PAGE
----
You are reading

Public Hearing on Proposed 9-Story Rego Park Development to Take Place Thursday

A nine-story mixed use development is planned where Shalimar Diner was once located (DCP).

Nov. 11, 2020 By Christian Murray

A public hearing will be held Thursday to discuss a developer’s plan to rezone a Rego Park site to make way for a nine-story, 74-unit building where the Shalimar Diner was located.

The hearing, which will be held by Community Board 6 via Zoom starting at 6:30 p.m., will provide the public with the ability to weigh in on the proposal that involves rezoning a large parcel on the south east corner of 63rd Drive and Austin Street.

People looking to comment are required to register and must e-mail the Community Board 6 office at [email protected] before 3 p.m. Nov. 12.

The site, which has an official address of 91-32 63rd Dr., is currently located in a R4 zoning district—with a C2-2 commercial overlay—which typically allows for a three-story mixed use building, according to City Planning documents

The applicant, David Koptiev, the owner of the Forest Hills-based company Platinum Realty, requires a zoning change to a R7A district with a C2-3 commercial overlay in order to move forward with the 9-story plan.

The plan involves the development of 74 units, with 24 of the units to be designated as Affordable Independent Residences for Seniors (AIRS). The affordable units would target seniors earning less that 80 percent Area Median Income in accordance with the city’s Mandatory Inclusionary Housing program. For a couple, 80 percent is $72,800 per year.

The development would consist of 24 studios, 24 one-bedroom units and 26 two-bedroom units, which would be located on floors 2 through 9.

The plans were certified by City Planning on Oct. 5, marking the beginning of the public review process.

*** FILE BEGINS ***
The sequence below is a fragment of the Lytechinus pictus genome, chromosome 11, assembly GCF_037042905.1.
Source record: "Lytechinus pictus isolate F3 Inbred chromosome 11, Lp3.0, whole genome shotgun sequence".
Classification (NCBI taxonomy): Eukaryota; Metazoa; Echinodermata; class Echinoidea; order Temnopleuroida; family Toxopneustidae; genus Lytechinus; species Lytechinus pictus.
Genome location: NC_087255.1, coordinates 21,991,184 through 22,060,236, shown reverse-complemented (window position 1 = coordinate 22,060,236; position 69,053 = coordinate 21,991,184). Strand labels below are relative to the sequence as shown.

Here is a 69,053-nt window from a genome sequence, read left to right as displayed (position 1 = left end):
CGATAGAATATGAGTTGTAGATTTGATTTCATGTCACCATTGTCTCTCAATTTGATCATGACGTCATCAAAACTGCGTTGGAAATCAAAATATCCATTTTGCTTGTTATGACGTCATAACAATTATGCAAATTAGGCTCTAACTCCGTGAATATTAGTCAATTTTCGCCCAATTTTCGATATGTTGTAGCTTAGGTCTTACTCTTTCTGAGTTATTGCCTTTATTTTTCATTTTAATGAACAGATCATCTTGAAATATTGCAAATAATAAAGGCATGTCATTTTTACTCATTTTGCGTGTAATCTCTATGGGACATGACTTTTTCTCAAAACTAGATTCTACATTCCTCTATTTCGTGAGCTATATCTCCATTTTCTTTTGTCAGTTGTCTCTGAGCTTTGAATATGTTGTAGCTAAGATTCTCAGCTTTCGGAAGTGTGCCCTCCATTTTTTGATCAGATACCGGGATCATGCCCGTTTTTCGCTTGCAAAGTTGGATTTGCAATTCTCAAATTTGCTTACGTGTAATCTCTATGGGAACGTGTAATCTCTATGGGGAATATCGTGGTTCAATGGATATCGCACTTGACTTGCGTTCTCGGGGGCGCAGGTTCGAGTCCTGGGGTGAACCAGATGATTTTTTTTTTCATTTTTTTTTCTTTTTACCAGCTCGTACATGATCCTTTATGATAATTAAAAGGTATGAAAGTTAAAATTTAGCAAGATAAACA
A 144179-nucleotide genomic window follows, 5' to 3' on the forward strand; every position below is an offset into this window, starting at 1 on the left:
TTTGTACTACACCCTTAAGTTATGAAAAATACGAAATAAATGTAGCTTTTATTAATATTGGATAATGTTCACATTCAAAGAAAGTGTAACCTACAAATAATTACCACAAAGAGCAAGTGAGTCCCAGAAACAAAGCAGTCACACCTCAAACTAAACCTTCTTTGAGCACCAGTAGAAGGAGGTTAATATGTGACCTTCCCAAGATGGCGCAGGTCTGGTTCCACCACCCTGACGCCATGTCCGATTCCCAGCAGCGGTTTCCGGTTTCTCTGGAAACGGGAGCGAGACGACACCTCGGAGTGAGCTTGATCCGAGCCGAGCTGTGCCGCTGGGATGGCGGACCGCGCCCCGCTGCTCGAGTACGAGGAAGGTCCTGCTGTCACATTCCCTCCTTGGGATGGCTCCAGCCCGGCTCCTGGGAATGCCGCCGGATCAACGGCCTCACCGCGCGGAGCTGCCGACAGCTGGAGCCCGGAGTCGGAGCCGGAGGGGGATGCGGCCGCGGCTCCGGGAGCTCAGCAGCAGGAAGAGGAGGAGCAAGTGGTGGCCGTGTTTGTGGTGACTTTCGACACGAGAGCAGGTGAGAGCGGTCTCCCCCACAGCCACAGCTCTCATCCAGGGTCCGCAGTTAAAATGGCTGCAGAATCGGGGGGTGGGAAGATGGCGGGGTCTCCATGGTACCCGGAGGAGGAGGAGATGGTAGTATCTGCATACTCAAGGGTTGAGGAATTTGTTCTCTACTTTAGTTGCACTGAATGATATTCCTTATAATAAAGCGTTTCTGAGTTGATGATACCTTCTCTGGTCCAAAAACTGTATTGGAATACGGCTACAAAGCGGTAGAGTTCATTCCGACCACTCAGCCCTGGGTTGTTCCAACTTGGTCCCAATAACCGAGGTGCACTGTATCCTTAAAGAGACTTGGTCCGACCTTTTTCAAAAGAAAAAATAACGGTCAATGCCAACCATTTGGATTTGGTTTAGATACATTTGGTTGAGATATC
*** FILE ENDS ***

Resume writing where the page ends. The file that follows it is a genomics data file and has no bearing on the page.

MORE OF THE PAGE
The plans– since a zoning change is needed–are now going before Community Board 6 for review. The board is required to hold a public hearing before issuing an advisory opinion on the project and whether a zoning change should be permitted.

The plans will then go to the Queens Borough President’s office for another advisory opinion, before going to the City Planning Commission and then the city council for a binding vote.

The plan will ultimately need the support of Council Member Karen Koslowitz, since it is customary for the council to vote according to the wishes of the representative where the zoning change is proposed.

Koslowitz has yet to weigh in on the project and a spokesperson for her office said she will not come to a decision until a final plan has been produced.

“This plan is not written in stone, and like most ULURP applications, there will be modifications,” Koslowitz’s spokesperson said last month. “Essentially, the general question to be considered is this: is the added density that this project will create justified by the added number of sorely needed affordable units?”

The public review process is expected to take about six months.